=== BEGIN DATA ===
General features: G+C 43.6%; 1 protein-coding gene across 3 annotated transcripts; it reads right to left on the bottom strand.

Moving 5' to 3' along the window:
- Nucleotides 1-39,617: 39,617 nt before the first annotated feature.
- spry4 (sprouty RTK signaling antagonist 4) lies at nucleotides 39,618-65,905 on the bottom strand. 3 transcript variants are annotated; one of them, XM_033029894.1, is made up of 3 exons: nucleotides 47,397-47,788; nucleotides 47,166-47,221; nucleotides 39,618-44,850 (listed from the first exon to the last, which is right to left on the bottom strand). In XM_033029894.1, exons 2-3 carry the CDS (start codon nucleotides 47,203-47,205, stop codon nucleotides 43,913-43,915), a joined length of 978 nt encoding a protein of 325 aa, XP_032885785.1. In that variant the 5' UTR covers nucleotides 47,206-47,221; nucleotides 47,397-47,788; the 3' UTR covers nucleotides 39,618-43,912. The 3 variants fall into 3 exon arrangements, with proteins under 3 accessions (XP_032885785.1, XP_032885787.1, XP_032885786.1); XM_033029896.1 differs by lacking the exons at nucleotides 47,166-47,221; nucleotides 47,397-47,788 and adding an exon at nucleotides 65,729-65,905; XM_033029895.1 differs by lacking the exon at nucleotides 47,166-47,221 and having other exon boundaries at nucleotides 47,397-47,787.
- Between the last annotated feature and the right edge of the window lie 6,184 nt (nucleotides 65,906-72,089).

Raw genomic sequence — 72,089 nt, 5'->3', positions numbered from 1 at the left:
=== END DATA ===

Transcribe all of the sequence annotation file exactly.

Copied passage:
General features: G+C 43.6%; 1 protein-coding gene across 3 annotated transcripts; it reads right to left on the bottom strand.

Moving 5' to 3' along the window:
- Nucleotides 1-39,617: 39,617 nt before the first annotated feature.
- spry4 (sprouty RTK signaling antagonist 4) lies at nucleotides 39,618-65,905 on the bottom strand. 3 transcript variants are annotated; one of them, XM_033029894.1, is made up of 3 exons: nucleotides 47,397-47,788; nucleotides 47,166-47,221; nucleotides 39,618-44,850 (listed from the first exon to the last, which is right to left on the bottom strand). In XM_033029894.1, exons 2-3 carry the CDS (start codon nucleotides 47,203-47,205, stop codon nucleotides 43,913-43,915), a joined length of 978 nt encoding a protein of 325 aa, XP_032885785.1. In that variant the 5' UTR covers nucleotides 47,206-47,221; nucleotides 47,397-47,788; the 3' UTR covers nucleotides 39,618-43,912. The 3 variants fall into 3 exon arrangements, with proteins under 3 accessions (XP_032885785.1, XP_032885787.1, XP_032885786.1); XM_033029896.1 differs by lacking the exons at nucleotides 47,166-47,221; nucleotides 47,397-47,788 and adding an exon at nucleotides 65,729-65,905; XM_033029895.1 differs by lacking the exon at nucleotides 47,166-47,221 and having other exon boundaries at nucleotides 47,397-47,787.
- Between the last annotated feature and the right edge of the window lie 6,184 nt (nucleotides 65,906-72,089).

Raw genomic sequence — 72,089 nt, 5'->3', positions numbered from 1 at the left: